15. Prepare food and drinks.

If the party is catered, share the floor planyou made with your chef and finalize arrival times for party staff. If you’re bringing your own refreshments, purchase shelf or fridge stable items 3 to 5 days in advance. Order any baked goods for the day before or morning of.

16. Make a playlist.

Use Spotify or another similar music app to come up with a playlist of relaxed beats, classic jazz, or top 40 hits the guest of honor will love to set the tone for the party. The faster, more intense the music, the more of a party vibe you’ll get. The slower, more casual the music, the more of a laid back vibe you’ll get. More relaxed music fits the tone of most surprise parties, so if you’re not sure which to do, default to this option. You can always mix it up, too. What makes sense during the surprise portion of the party might not make sense later on in the night.

17. Outline the reveal.

Ask yourself these important questions to plan the big reveal:

  • Do you want everyone to wait standing in the dark then flick the lights on?
  • Do you want attendees to pop up/out from behind furniture?

If you do a virtual surprise party, ask everyone to leave their meeting IDs blank or change it to an appropriate party greeting. Have them turn their cameras off. Then invite the guest of honor to the meeting or, if you’re physically present, enter the meeting for them ahead of time, turn the microphone on so people can hear you coming, and open the screen for the guest of honor to see everyone.

For in-person surprises, you may also want a professional photographer to capture the moment. Or add some fun party props like cardboard glasses, streamer headbands, and glow-in-the-dark jewelry.

Quick tips for common types of surprise parties:

Plan your surprise party with these key ideas in mind to pull off any celebration.

  1. Virtual surprise party.
    • Change all your backgrounds to photos of, or with, the guest of honor.
    • Use brightly-colored props like wigs, birthday candles, and balloons to make the call more like a party and less like a work meeting.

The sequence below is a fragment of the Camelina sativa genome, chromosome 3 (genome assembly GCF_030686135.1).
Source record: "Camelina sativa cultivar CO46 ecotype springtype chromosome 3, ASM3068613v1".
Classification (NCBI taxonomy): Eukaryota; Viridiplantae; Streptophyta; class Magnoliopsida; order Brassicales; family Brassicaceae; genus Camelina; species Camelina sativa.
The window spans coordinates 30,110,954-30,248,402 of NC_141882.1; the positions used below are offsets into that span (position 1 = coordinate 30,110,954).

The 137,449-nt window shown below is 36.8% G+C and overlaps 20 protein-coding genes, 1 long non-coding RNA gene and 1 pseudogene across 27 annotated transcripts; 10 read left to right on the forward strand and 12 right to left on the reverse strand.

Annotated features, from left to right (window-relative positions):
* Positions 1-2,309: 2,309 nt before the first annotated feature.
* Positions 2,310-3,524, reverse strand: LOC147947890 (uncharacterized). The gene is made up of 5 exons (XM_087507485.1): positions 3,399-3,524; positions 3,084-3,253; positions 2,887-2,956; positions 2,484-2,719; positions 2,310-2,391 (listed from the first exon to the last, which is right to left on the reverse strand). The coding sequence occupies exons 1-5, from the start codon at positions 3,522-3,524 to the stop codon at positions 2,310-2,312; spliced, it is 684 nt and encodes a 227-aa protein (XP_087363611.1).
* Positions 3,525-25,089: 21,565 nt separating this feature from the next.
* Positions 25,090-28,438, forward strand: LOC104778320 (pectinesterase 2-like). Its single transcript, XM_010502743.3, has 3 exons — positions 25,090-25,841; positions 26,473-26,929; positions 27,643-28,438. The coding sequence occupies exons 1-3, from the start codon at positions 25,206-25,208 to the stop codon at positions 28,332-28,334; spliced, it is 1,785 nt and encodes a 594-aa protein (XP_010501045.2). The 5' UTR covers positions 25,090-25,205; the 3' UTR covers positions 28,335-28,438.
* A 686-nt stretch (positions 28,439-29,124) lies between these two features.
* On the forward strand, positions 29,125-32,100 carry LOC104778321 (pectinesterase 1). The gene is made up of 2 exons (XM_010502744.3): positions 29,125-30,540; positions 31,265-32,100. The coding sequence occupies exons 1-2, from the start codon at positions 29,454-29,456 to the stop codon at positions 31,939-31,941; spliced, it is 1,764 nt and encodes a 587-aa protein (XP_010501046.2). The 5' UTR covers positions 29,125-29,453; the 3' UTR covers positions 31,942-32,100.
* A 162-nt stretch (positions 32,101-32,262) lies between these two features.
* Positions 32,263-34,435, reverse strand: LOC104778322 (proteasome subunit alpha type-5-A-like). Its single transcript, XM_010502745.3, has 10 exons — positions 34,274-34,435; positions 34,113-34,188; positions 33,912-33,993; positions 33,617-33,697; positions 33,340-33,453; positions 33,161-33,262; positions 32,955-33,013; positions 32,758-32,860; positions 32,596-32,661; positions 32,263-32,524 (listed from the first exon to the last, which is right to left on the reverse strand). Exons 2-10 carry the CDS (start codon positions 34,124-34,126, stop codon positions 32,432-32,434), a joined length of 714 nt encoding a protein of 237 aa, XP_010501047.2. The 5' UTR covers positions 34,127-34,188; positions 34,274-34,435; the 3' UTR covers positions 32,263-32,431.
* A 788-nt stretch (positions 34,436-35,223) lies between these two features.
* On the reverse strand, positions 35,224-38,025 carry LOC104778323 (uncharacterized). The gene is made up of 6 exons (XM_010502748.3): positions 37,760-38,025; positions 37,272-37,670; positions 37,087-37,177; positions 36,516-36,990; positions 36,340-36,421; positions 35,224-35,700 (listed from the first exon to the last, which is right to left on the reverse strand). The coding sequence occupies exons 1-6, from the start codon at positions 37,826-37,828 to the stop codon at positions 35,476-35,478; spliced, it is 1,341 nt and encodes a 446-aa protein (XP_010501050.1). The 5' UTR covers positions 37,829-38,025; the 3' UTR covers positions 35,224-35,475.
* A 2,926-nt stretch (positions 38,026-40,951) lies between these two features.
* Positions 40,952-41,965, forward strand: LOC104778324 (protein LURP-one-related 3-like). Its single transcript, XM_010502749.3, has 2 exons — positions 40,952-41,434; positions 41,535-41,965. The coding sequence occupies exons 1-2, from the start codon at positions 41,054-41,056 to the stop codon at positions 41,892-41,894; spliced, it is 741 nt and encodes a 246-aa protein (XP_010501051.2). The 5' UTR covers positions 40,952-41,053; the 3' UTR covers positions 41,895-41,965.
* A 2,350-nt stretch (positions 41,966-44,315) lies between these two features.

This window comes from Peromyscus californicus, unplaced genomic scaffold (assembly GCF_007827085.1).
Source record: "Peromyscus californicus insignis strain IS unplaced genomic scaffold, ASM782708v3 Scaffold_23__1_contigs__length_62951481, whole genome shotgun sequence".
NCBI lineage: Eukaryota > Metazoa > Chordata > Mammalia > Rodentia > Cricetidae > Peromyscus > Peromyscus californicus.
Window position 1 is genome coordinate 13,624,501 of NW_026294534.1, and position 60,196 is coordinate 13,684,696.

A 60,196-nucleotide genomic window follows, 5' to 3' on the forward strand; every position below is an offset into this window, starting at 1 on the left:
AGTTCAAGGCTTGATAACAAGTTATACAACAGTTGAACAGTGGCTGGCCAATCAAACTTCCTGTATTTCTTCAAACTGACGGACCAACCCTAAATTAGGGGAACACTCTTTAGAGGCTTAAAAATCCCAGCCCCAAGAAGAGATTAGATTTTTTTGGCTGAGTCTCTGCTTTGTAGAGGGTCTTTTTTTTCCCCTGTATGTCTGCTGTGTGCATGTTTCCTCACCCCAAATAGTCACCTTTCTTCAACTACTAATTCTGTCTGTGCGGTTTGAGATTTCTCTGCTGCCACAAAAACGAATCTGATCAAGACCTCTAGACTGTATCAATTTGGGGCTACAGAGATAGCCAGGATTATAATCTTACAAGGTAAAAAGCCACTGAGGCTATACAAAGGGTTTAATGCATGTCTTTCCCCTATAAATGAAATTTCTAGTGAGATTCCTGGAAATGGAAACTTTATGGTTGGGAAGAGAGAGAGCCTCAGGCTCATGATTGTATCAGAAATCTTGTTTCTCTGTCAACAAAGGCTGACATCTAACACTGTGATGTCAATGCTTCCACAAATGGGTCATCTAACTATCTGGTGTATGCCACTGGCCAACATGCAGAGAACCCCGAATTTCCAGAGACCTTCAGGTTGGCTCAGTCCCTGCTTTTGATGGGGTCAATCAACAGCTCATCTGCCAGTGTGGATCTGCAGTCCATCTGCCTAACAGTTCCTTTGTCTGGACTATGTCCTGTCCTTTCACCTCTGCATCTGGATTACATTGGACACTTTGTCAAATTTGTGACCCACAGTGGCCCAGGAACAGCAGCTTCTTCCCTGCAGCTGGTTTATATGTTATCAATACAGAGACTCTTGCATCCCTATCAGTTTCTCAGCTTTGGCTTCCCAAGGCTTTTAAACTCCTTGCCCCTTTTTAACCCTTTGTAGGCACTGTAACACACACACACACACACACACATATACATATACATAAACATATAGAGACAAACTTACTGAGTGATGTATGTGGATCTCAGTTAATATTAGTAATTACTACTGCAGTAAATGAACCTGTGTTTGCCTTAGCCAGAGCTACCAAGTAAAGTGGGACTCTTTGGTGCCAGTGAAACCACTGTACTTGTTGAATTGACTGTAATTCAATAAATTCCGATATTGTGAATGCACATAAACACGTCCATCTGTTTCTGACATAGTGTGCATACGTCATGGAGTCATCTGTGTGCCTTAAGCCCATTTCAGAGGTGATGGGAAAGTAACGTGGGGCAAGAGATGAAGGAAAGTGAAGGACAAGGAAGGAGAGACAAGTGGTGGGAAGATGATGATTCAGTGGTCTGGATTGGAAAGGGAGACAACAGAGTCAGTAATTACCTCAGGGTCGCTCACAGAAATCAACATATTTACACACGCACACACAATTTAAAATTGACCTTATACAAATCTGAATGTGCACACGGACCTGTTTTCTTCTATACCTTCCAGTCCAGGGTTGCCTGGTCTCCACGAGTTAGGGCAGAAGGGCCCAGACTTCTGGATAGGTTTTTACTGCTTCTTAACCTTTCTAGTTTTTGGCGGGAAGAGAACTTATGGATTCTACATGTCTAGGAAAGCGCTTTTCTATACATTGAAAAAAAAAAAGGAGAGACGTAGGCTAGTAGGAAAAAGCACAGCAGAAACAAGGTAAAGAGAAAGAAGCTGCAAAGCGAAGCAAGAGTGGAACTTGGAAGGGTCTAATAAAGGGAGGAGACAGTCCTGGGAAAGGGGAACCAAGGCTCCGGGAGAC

1. Surprise birthday party.
    • Trade the tired “we forgot your birthday” cover up for solid alibis that explain why you “won’t be able to celebrate” this year to make the surprise work without hurting anyone’s feelings.
    • Let guests know their presence is the gift and that additional items are optional.
  1. Surprise wedding ceremony and/or reception.
    • Consider telling your parents so they have time to emotionally and physically prepare, but don’t tell anyone else.
    • Pretend you’re throwing a party with a strict time and dress code to keep it a surprise.
  1. Surprise proposal and engagement dinner.
    • Choose a venue nearby the proposal spot to make the surprise dinner more convenient.
    • To truly surprise them, don’t go to an unusual location – stick to your favorite date night places instead.
  1. Surprise homecoming party.
    • Prepare your home ahead of time with their favorite foods, entertainment, and supplies.
    • Consider limiting your guest list since the event will likely be emotionally and socially positive, but also draining.
  1. Surprise baby shower.
    • Go against tradition and forego limiting the guest list to women, only to throw off the guest of honor.
    • Pick a venue where you can easily display and open gifts since they might be large (think cribs and strollers).
  1. Surprise going-away party.